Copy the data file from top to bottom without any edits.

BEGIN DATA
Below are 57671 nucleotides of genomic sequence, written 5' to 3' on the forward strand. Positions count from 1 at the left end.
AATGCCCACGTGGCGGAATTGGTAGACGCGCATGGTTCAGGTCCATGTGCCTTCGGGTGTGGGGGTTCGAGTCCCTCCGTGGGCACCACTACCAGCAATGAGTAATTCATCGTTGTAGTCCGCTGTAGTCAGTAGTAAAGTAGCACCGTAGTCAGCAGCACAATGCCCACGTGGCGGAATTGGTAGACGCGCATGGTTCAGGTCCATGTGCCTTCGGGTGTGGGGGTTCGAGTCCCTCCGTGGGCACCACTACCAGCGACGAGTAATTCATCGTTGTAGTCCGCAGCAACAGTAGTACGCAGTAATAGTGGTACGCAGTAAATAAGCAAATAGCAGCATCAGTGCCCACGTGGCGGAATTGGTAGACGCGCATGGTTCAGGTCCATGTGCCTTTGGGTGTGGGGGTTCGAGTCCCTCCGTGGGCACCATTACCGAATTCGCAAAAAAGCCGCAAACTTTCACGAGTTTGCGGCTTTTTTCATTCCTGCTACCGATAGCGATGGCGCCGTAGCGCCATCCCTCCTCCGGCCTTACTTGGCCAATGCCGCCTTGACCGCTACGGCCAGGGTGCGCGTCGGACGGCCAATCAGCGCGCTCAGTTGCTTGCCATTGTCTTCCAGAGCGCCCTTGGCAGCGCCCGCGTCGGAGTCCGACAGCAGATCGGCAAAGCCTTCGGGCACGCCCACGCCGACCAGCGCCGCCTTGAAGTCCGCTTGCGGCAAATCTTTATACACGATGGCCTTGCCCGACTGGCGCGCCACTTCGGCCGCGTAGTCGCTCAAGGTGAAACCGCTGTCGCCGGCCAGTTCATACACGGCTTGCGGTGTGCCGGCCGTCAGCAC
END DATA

Below are 57671 nucleotides of genomic sequence, written 5' to 3' on the forward strand. Positions count from 1 at the left end.
AATGCCCACGTGGCGGAATTGGTAGACGCGCATGGTTCAGGTCCATGTGCCTTCGGGTGTGGGGGTTCGAGTCCCTCCGTGGGCACCACTACCAGCAATGAGTAATTCATCGTTGTAGTCCGCTGTAGTCAGTAGTAAAGTAGCACCGTAGTCAGCAGCACAATGCCCACGTGGCGGAATTGGTAGACGCGCATGGTTCAGGTCCATGTGCCTTCGGGTGTGGGGGTTCGAGTCCCTCCGTGGGCACCACTACCAGCGACGAGTAATTCATCGTTGTAGTCCGCAGCAACAGTAGTACGCAGTAATAGTGGTACGCAGTAAATAAGCAAATAGCAGCATCAGTGCCCACGTGGCGGAATTGGTAGACGCGCATGGTTCAGGTCCATGTGCCTTTGGGTGTGGGGGTTCGAGTCCCTCCGTGGGCACCATTACCGAATTCGCAAAAAAGCCGCAAACTTTCACGAGTTTGCGGCTTTTTTCATTCCTGCTACCGATAGCGATGGCGCCGTAGCGCCATCCCTCCTCCGGCCTTACTTGGCCAATGCCGCCTTGACCGCTACGGCCAGGGTGCGCGTCGGACGGCCAATCAGCGCGCTCAGTTGCTTGCCATTGTCTTCCAGAGCGCCCTTGGCAGCGCCCGCGTCGGAGTCCGACAGCAGATCGGCAAAGCCTTCGGGCACGCCCACGCCGACCAGCGCCGCCTTGAAGTCCGCTTGCGGCAAATCTTTATACACGATGGCCTTGCCCGACTGGCGCGCCACTTCGGCCGCGTAGTCGCTCAAGGTGAAACCGCTGTCGCCGGCCAGTTCATACACGGCTTGCGGTGTGCCGGCCGTCAGCAC